Stabbing Nets Husband
20-Year Prison Sentence
BY TERRY POPE
A Columbus County man charg
ed with stabbing his wife in Ash
was sentenced in Brunswick County
Superior Court last week to 20
years in pri:?in.
Wilbcrt Leroy Hufton Jr., of the
town of Brunswick, pleaded guilty
last week to lirst-degrce burglary
and assault with a deadly weapon
vuth intent to kill inflicting serious
Judge Knox V. Jenkins Jr. sen
tence'! Hufton to 15 years in prison
011 the burglary charge and five
years on the assault chargc. He was
given credit for time served in jail
while aV>aitirig iTiui.
Hulton had been held under
S46,(XX) bond following his arrest
Feb. 21 by Brunswick County Sher
iff's Lt. ENonncll Marlowe.
Hie suspect's wife, Vickic Huf
ton, was stabbed iwicc in the as
sault. once in the chcst and once in
the stomach with a kitchen knife,
She had been staying with her fa
ther, Jesse Long, of Route 2, Ash,
when Hufton allegedly broke into
the home and stabbed her.
Hufton was arrested the same day
in Columbus County.
Judge Jenkins also heard the fol
lowing cases in Superior Court last
? l.inda Dianell Hill, 35, and Ray
mond Adoff Hill, 40. both of Shal
lotte. each pleaded guilty to posses
sion of cocaine and were sentenced
to two years in prison, suspended
for three years and placed on three
years' supervised probation.
They were accused by Shallottc
Police Officer George Samck of
having a gram of cocaine on Dec.
21, 1990, according to an indict
ment. Both were ordered to submit
to searches and tests, each pay S200
in attorney fees and serve 20 hours
of community scrvicc.
Ms. Hill was fined $750 and Hill.
S5(X) plus court cost.
?Samuel Martin Bowling. 22, of
Leland. pleaded guilty to taking in
decent liberties with a child and was
sentenced to three years in prison,
suspended for five years and placed
on three years' supervised proba
He was ordered not to go on the
grounds of any public school in
North Carolina for five years except
to obtain his general equivalency
diploma. He must also pay a SI. (XX)
fine, attorney fees, perform 1(X)
hours of community serv ice, remain
gainfully employed and not leave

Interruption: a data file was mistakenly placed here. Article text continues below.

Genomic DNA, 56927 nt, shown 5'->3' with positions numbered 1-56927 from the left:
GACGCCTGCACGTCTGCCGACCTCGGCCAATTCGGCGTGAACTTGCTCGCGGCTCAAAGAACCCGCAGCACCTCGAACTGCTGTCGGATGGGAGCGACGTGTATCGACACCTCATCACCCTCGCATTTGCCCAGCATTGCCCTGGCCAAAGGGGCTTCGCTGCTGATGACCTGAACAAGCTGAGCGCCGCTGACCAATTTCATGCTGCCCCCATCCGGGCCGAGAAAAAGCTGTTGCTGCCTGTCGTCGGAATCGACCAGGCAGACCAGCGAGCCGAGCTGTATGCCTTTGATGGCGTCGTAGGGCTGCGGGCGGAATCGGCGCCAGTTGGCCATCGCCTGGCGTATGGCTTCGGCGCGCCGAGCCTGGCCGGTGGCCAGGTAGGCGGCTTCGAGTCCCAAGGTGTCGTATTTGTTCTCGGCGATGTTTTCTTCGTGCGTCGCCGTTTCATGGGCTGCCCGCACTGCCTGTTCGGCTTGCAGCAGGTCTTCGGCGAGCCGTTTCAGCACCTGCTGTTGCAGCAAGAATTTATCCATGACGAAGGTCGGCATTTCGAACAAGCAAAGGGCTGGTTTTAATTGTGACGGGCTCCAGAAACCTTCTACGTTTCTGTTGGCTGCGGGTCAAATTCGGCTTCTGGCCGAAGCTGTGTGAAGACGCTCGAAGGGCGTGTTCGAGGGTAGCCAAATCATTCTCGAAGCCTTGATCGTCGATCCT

his residence after 8 p.m. except for
work until Sept. 15, 1992.
Bowling was ordered not to com
municate with the victim or her par
ents. He was arrested by Brunswick
County Sheriff's Del. Gary Shay for
an incident thai allegedly occurred
Sept. 28, 1W0.
?Glen Austin Bell, of Exurn Road.
Ash, pleaded guilty to assault with a
deadly weapon inflicting serious in
jury and having alcoholic beverages
at an unauthorized premise. He was
sentenced to three yean; in prison,
suspended for five years, and placed
on five years' supervised probation.
Bell, owner of the G.F.B. Pool
Hall at Ash, was charged with
shooting Harold Ray Lanier of
Southport following a fight at the
club on Sept. 30, 1990.
He was ordered to pay a SI. (XX)
fine, court costs and to reimburse
the victim S900 for medical bills
and $2,000 for lost wages. Judge
Jenkins ordered that the gun be
turned over to the Brunswick Coun
ty Sheriff's Department.
?Mark Lee Page, 26, of Shelby,
pleaded guilty to failure to tag big
game deer and was sentenced to 1 2
months in jail, suspended for a year,
and placed on unsupervised proba
lion. He was lined S50 plus court
?Suzanne Kaye Reeves, 26, of
Route 3, Lcland. pleaded guilty to
driving while impaired, level 5. and
was sentenced to six months in jail,
suspended for two years, and placed
on unsupervised probation. She was
ordered to perform 24 hours of
community service, pay a S 100 fine
plus court costs and to surrender her
? Handy Hill, 64, of Lenoir Street,
Raleigh, pleaded guilty to driving
with a revoked license. He was sen
tenced to two years in jail, suspend
ed for three years, and placed on
three years' intensive probation,
placed on 30 days house arrest and
fined S200 plus court costs.
Hill was stopped while driving
near Sunset Beach by State Trooper
W.H. Thompson, according to couti
?Joey Carson Brooks, 33, of Route
5. Shalloltc. pleaded guilty to pos
sessing undersized oysters, shellfish,
shrimp and crabs without a dealer's